Table 2: Mobile cellular systems
The cellular structure
In a cellular system, the covering area of an operator is divided into cells. A cell corresponds to the covering area of one transmitter or a small collection of transmitters. The size of a cell is determined by the transmitter’s power.
The concept of cellular systems is the use of low power transmitters in order to enable the efficient reuse of the frequencies. In fact, if the transmitters used are very powerful, the frequencies can not be reused for hundred of kilometers as they are limited to the covering area of the transmitter.
The frequency band allocated to a cellular mobile radio system is distributed over a group of cells and this distribution is repeated in all the covering area of an operator. The whole number of radio channels available can then be used in each group of cells that form the covering area of an operator. Frequencies used in a cell will be reused several cells away. The distance between the cells using the same frequency must be sufficient to avoid interference. The frequency reuse will increase considerably the capacity in number of users.
In order to work properly, a cellular system must verify the following two main conditions:
- The power level of a transmitter within a single cell must be limited in order to reduce the interference with the transmitters of neighboring cells. The interference will not produce any damage to the system if a distance of about 2.5 to 3 times the diameter of a cell is reserved between transmitters. The receiver filters must also be very performant.
- Neighboring cells can not share the same channels. In order to reduce the interference, the frequencies must be reused only within a certain pattern.
In order to exchange the information needed to maintain the communication links within the cellular network, several radio channels are reserved for the signaling information.
The cells are grouped into clusters. The number of cells in a cluster must be determined so that the cluster can be repeated continuously within the covering area of an operator. The typical clusters contain 4, 7, 12 or 21 cells. The number of cells in each cluster is very important. The smaller the number of cells per cluster is, the bigger the number of channels per cell will be. The capacity of each cell will be therefore increased. However a balance must be found in order to avoid the interference that could occur between neighboring clusters. This interference is produced by the small size of the clusters (the size of the cluster is defined by the number of cells per cluster). The total number of channels per cell depends on the number of available channels and the type of cluster used.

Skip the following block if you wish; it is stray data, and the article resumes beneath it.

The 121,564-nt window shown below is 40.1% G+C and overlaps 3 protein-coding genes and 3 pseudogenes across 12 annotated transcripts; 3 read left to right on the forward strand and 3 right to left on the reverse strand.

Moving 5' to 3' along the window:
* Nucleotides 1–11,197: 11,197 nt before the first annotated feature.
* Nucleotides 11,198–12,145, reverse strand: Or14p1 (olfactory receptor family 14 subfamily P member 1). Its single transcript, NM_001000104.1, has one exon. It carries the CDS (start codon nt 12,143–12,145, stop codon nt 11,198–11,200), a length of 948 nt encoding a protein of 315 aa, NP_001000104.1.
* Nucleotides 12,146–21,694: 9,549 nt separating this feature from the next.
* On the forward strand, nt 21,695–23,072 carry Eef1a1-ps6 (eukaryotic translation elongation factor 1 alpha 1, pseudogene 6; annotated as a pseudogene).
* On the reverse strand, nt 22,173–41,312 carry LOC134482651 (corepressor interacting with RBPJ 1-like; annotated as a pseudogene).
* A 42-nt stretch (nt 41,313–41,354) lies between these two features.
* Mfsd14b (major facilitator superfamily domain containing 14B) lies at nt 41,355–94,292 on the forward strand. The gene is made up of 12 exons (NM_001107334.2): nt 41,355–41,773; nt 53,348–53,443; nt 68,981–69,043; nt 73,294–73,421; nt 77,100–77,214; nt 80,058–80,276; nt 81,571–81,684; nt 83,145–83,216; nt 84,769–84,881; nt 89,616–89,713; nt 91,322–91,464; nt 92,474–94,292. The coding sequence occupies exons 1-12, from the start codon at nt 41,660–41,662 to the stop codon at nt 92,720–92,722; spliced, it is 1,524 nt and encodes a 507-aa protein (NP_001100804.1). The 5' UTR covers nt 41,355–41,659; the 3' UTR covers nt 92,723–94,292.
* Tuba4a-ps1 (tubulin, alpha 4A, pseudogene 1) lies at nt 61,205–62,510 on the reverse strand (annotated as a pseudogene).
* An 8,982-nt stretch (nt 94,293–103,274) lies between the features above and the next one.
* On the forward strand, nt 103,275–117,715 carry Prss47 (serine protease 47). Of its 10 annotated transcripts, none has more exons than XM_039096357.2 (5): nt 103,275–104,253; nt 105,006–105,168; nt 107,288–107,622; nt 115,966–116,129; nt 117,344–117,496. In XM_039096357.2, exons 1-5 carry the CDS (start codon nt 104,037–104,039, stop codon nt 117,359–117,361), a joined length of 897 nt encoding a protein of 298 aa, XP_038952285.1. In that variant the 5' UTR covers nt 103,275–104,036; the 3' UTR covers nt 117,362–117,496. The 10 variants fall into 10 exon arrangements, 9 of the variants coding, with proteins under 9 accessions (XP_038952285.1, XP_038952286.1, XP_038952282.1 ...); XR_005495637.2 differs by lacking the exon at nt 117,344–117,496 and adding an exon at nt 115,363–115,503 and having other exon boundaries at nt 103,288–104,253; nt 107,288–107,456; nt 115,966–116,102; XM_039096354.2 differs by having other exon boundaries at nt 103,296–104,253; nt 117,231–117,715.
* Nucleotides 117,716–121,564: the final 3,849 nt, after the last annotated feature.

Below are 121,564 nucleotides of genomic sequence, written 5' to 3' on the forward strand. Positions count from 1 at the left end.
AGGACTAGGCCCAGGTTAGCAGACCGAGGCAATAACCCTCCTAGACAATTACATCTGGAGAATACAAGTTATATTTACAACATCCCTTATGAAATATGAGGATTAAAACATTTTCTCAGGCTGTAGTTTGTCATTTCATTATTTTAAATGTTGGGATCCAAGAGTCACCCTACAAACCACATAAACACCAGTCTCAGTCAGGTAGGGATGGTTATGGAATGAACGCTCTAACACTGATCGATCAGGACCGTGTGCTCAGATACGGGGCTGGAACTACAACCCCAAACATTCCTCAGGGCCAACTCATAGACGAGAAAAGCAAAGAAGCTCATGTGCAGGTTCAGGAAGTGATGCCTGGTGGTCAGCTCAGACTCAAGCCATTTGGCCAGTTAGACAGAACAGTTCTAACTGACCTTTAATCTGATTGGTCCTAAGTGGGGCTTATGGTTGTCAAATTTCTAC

Types of cells
The density of population in a country is so varied that different types of cells are used:
- Selective cells
- Umbrella cells
The macrocells are large cells for remote and sparsely populated areas.
These cells are used for densely populated areas. By splitting the existing areas into smaller cells, the number of channels available is increased as well as the capacity of the cells. The power level of the transmitters used in these cells is then decreased, reducing the possibility of interference between neighboring cells.
It is not always useful to define a cell with a full coverage of 360 degrees. In some cases, cells with a particular shape and coverage are needed. These cells are called selective cells. A typical example of selective cells are the cells that may be located at the entrances of tunnels where a coverage of 360 degrees is not needed. In this case, a selective cell with a coverage of 120 degrees is used.
A freeway crossing very small cells produces an important number of handovers among the different small neighboring cells. In order to solve this problem, the concept of umbrella cells is introduced. An umbrella cell covers several microcells. The power level inside an umbrella cell is increased comparing to the power levels used in the microcells that form the umbrella cell. When the speed of the mobile is too high, the mobile is handed off to the umbrella cell. The mobile will then stay longer in the same cell (in this case the umbrella cell). This will reduce the number of handovers and the work of the network.
A too important number of handover demands and the propagation characteristics of a mobile can help to detect its high speed.
The transition from analog to digital technology
In the 1980s most mobile cellular systems were based on analog systems. The GSM system can be considered as the first digital cellular system. The different reasons that explain this transition from analog to digital technology are presented in this section.